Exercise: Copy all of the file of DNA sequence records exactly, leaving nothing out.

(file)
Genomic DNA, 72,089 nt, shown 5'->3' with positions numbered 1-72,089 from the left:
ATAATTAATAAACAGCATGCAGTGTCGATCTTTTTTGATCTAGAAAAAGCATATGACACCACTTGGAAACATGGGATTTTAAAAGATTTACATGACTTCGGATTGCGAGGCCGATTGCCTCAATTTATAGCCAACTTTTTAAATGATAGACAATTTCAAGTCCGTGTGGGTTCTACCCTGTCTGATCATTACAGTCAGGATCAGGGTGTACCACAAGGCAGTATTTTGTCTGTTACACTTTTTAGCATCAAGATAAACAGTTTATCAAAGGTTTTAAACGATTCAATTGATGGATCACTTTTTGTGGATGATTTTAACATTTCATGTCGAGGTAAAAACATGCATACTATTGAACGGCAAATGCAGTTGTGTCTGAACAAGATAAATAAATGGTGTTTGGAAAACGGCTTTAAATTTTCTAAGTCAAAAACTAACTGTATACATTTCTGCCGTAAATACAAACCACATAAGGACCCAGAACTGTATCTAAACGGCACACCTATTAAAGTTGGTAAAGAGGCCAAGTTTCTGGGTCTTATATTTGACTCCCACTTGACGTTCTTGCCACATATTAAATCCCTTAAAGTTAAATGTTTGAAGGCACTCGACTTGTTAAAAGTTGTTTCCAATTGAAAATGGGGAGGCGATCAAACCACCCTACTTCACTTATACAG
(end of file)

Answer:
Genomic DNA, 72,089 nt, shown 5'->3' with positions numbered 1-72,089 from the left:
ATAATTAATAAACAGCATGCAGTGTCGATCTTTTTTGATCTAGAAAAAGCATATGACACCACTTGGAAACATGGGATTTTAAAAGATTTACATGACTTCGGATTGCGAGGCCGATTGCCTCAATTTATAGCCAACTTTTTAAATGATAGACAATTTCAAGTCCGTGTGGGTTCTACCCTGTCTGATCATTACAGTCAGGATCAGGGTGTACCACAAGGCAGTATTTTGTCTGTTACACTTTTTAGCATCAAGATAAACAGTTTATCAAAGGTTTTAAACGATTCAATTGATGGATCACTTTTTGTGGATGATTTTAACATTTCATGTCGAGGTAAAAACATGCATACTATTGAACGGCAAATGCAGTTGTGTCTGAACAAGATAAATAAATGGTGTTTGGAAAACGGCTTTAAATTTTCTAAGTCAAAAACTAACTGTATACATTTCTGCCGTAAATACAAACCACATAAGGACCCAGAACTGTATCTAAACGGCACACCTATTAAAGTTGGTAAAGAGGCCAAGTTTCTGGGTCTTATATTTGACTCCCACTTGACGTTCTTGCCACATATTAAATCCCTTAAAGTTAAATGTTTGAAGGCACTCGACTTGTTAAAAGTTGTTTCCAATTGAAAATGGGGAGGCGATCAAACCACCCTACTTCACTTATACAG